Approximately 100 Kingman residents undergo cataract surgery annually

Clearing things up

As the aging process progresses the lens on the eye develops more and more layers, becoming thicker. As layers develop over the years and the lens loses its flexibility, light has a harder time getting through.

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As the aging process progresses the lens on the eye develops more and more layers, becoming thicker. As layers develop over the years and the lens loses its flexibility, light has a harder time getting through.

As people age, there’s a high chance for cataracts to develop within the eyes of those in their 60s, 70s and 80s, evidenced by the more than 4 million people who undergo the most common surgery performed in the U. S. – cataract surgery.

“We’re in the middle of this baby boomer population so the number of people over 65 is dramatically growing,” said Dr. Lothaire Bluth, an ophthalmologist, founder of Southwestern Eye Center and chairman of the board at American Vision Partners (AVP). “In their 60s, 70s and 80s is when people start noticing and complaining about it, so we’re seeing this huge demand for cataract surgery.”

When talking about cataracts, Bluth recommends people think of the eye as a camera. Light passes through the cornea and then the pupil to reach the lens, similar to that of a camera. However, the lens within the eye is much smaller than that of a camera lens, being about the size of an M&M candy and clear like glass. The lens then focuses light onto the retina, and the retina makes the picture that is then sent to the brain. The brain interprets that picture as our vision. When young, the lens flexes, allowing for both near-sighted and far-sighted vision.

“When we’re born we have a clear lens so vision is good,” Bluth said. “The lens comes in layers, like an onion, and every year, like a tree gets a new ring, the lens of our eye gets a new layer. When we get to be about 40 it can no longer flex like it did when we were kids.”

As the aging process progresses the lens develops more and more layers, becoming thicker. As layers develop over the years and the lens loses its flexibility, light has a harder time getting through.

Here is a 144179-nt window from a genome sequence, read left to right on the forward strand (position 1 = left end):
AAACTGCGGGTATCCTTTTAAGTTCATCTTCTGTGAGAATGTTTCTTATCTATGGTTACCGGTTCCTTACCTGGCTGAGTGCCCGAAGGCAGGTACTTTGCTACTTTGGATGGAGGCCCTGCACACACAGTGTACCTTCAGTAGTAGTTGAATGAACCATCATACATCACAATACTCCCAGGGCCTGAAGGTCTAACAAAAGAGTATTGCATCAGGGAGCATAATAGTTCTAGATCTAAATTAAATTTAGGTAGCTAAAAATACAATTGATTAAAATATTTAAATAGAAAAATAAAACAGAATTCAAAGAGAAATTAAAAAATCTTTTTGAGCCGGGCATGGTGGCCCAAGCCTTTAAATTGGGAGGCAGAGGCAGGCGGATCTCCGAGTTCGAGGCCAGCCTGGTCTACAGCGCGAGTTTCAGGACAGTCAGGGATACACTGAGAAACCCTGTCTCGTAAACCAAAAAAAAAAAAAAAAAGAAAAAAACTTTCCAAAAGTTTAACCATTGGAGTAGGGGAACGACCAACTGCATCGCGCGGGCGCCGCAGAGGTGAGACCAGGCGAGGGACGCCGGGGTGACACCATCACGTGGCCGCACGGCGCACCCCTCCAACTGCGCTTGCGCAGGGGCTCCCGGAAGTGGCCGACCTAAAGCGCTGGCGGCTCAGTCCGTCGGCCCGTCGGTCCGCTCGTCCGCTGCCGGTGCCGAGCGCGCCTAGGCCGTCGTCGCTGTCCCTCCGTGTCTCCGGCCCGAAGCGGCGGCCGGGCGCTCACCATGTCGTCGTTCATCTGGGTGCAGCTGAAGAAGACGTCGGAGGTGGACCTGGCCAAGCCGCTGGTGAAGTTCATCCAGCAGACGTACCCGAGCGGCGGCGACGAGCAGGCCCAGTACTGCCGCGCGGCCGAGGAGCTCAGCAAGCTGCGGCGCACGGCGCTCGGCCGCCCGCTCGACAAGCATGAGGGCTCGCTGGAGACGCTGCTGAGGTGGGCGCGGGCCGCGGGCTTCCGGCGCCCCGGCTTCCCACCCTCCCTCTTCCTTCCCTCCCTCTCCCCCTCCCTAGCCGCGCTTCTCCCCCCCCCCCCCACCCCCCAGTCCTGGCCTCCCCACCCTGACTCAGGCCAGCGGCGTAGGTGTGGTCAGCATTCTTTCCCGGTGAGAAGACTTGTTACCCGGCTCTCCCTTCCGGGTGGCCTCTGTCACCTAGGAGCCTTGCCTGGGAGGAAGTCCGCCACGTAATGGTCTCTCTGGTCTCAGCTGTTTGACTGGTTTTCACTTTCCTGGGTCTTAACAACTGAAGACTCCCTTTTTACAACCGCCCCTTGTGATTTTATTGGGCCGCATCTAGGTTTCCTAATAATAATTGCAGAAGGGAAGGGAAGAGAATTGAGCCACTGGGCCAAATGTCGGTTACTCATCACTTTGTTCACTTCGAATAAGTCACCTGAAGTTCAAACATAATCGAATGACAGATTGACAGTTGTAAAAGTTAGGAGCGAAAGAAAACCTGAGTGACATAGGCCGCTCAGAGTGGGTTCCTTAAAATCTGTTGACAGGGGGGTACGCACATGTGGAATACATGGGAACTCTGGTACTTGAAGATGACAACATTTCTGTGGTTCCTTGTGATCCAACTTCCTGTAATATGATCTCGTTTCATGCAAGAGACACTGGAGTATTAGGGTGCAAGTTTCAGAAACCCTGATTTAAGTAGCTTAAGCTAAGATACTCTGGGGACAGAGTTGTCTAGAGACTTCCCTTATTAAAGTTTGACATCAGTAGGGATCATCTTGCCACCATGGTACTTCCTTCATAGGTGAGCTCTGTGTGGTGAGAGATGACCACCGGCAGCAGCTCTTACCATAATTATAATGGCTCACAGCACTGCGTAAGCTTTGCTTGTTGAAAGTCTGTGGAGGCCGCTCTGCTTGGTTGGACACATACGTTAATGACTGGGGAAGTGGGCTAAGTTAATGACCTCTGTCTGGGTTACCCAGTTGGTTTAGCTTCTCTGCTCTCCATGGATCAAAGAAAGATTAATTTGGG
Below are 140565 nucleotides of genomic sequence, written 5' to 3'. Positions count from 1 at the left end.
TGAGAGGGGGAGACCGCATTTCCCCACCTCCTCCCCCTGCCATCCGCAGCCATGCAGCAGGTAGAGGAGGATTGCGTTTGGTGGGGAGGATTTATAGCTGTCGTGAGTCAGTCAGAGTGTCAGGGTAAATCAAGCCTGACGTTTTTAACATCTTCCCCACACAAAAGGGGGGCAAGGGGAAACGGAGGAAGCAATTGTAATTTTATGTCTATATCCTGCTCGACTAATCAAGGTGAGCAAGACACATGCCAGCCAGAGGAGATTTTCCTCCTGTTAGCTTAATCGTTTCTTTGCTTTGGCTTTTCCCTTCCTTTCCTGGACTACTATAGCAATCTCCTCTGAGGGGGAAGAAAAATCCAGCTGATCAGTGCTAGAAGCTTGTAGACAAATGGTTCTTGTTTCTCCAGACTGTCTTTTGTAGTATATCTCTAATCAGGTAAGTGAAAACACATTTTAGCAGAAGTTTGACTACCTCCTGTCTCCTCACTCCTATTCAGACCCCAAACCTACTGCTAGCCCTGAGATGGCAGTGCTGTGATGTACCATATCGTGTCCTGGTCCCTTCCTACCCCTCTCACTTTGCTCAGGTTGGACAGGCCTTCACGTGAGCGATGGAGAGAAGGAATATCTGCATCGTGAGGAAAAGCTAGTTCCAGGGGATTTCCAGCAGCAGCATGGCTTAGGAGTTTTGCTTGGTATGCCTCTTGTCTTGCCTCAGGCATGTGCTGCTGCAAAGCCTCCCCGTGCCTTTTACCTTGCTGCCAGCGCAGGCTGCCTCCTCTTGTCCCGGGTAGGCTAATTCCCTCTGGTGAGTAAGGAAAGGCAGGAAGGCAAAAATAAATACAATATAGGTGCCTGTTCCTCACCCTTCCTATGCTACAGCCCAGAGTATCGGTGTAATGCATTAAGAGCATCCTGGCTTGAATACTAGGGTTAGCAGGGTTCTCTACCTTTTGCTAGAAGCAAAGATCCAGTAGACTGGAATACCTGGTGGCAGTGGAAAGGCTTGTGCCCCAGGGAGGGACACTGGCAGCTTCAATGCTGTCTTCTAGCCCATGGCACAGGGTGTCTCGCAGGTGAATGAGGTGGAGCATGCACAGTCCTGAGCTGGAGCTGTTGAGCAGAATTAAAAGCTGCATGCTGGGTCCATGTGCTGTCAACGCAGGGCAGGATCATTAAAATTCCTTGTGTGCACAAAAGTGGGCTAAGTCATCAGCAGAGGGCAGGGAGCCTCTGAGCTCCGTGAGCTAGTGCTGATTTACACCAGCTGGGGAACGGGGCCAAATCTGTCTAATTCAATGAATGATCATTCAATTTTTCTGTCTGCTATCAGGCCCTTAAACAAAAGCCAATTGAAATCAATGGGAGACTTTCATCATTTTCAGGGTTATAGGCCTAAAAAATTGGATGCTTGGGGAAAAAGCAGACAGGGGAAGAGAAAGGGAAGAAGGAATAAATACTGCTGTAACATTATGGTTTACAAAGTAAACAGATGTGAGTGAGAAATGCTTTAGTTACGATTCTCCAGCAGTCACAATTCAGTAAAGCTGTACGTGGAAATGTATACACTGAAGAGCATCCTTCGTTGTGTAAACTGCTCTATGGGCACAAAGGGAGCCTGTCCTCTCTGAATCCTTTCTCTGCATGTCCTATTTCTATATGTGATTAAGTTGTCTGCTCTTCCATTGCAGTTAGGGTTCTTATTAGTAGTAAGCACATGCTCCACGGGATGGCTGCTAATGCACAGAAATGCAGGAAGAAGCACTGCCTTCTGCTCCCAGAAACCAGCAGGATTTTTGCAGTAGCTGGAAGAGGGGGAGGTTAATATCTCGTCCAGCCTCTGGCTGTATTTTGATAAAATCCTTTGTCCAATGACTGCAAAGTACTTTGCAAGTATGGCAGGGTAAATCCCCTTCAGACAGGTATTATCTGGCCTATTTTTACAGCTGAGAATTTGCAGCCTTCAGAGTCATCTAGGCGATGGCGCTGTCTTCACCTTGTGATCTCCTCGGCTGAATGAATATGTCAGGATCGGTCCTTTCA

“In most of us cataracts are simply caused by the aging process,” Bluth said. “Cataracts are like gray hair and wrinkles; if you live long enough, you’re going to get them. It’s just part of life.”

The most common cause of cataracts is aging, though some people are born with them while others develop cataracts because of eye trauma or use of certain medications such as steroids.

“Another cause is diabetes, which accelerates the progress of cataracts,” Bluth said. “There’s just a multitude of things that make it come at an earlier age.”

With cataracts being so common nowadays, Bluth noted cataract surgeries have gone through a remarkable transition and that the stories people used to hear about the difficulties paired with treating cataracts no longer pertain to the surgery.

“I’ve been practicing for 35 years in cataract surgery,” he said. “When I started doing cataract surgery we made an incision that was 12 milimeters long on your eye, used silk sutures, and there was a lot of tenderness that happened postoperatively. It took several weeks for their vision to be good.”

When Bluth started in the profession, the surgery took 30-40 minutes and sometimes even up to an hour. It also required a short hospital stay. Today the incision made is as small as 2.5 milimeters and the surgery takes 10-15 minutes, requiring no stay in a hospital.

“It’s just been unbelievable what’s happened,” he said.

One of the biggest indicators of cataracts, according to Bluth, is being unable to pass a driver’s test due to vision. Struggling to see at a distance and at night are other common factors that lead people to go to an eye doctor. Having cataract surgery improves quality of life, Bluth said, as it allows people to retain their independence and continue to be active.

As effective as cataract surgery is, cataract surgery is not a guarantee that vision will be back to 100 percent.

“If the rest of your eye isn’t working well, you’re not going to get the perfect vision,” Bluth said. “There’s a lot of other problems people can have with their eyes.”

Bluth recommends that once someone has reached the age of 60 they go once a year to an eye doctor, of which Kingman has in abundance.